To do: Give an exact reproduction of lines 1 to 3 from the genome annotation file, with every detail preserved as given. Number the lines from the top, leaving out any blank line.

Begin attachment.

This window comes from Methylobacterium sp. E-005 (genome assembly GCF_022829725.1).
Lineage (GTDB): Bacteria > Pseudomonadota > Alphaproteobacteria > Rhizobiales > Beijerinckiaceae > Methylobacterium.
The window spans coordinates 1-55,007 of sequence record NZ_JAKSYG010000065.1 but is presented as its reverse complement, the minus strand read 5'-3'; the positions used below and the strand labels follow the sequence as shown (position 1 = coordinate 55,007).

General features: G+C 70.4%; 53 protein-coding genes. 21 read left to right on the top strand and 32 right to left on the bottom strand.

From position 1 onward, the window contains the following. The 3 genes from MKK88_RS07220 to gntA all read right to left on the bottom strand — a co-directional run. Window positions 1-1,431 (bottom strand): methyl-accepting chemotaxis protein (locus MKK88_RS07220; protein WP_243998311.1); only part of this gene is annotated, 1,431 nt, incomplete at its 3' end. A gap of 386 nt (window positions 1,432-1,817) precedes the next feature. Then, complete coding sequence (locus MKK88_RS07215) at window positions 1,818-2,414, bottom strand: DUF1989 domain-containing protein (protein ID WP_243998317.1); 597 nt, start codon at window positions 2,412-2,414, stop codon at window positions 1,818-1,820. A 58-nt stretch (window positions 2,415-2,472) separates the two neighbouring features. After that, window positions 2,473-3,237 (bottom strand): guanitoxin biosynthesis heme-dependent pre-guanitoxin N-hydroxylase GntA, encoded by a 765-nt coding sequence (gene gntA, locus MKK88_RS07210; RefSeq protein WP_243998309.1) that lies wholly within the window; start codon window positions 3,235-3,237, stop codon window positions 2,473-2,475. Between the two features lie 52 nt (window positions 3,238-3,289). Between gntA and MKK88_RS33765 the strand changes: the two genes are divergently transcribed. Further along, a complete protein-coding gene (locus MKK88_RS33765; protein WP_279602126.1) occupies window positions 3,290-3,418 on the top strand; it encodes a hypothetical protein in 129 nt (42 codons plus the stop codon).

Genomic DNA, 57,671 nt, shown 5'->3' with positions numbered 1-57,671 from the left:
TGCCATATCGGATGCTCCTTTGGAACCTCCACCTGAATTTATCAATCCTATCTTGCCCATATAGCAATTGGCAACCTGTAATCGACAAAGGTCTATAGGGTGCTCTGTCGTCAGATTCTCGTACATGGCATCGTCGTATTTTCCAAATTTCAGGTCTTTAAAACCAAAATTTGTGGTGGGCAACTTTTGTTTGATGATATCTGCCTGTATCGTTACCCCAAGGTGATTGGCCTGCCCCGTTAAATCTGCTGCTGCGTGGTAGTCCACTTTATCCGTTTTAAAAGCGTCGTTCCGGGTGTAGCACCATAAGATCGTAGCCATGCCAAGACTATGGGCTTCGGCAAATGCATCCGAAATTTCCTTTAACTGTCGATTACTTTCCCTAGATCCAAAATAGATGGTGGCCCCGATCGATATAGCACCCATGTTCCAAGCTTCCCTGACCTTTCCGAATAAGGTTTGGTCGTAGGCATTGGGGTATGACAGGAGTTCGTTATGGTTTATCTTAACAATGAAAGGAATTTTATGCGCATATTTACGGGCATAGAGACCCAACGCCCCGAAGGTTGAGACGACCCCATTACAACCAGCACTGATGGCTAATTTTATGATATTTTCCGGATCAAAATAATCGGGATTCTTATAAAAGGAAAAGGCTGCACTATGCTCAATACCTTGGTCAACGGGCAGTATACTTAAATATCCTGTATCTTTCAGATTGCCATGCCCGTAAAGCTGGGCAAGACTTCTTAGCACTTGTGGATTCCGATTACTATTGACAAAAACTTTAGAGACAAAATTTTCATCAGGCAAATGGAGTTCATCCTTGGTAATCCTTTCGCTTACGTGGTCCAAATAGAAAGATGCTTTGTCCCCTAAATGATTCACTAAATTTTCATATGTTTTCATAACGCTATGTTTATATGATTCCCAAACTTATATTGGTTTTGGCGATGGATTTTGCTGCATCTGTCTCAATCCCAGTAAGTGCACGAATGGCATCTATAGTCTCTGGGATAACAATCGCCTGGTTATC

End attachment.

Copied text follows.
This window comes from Methylobacterium sp. E-005 (genome assembly GCF_022829725.1).
Lineage (GTDB): Bacteria > Pseudomonadota > Alphaproteobacteria > Rhizobiales > Beijerinckiaceae > Methylobacterium.
The window spans coordinates 1-55,007 of sequence record NZ_JAKSYG010000065.1 but is presented as its reverse complement, the minus strand read 5'-3'; the positions used below and the strand labels follow the sequence as shown (position 1 = coordinate 55,007).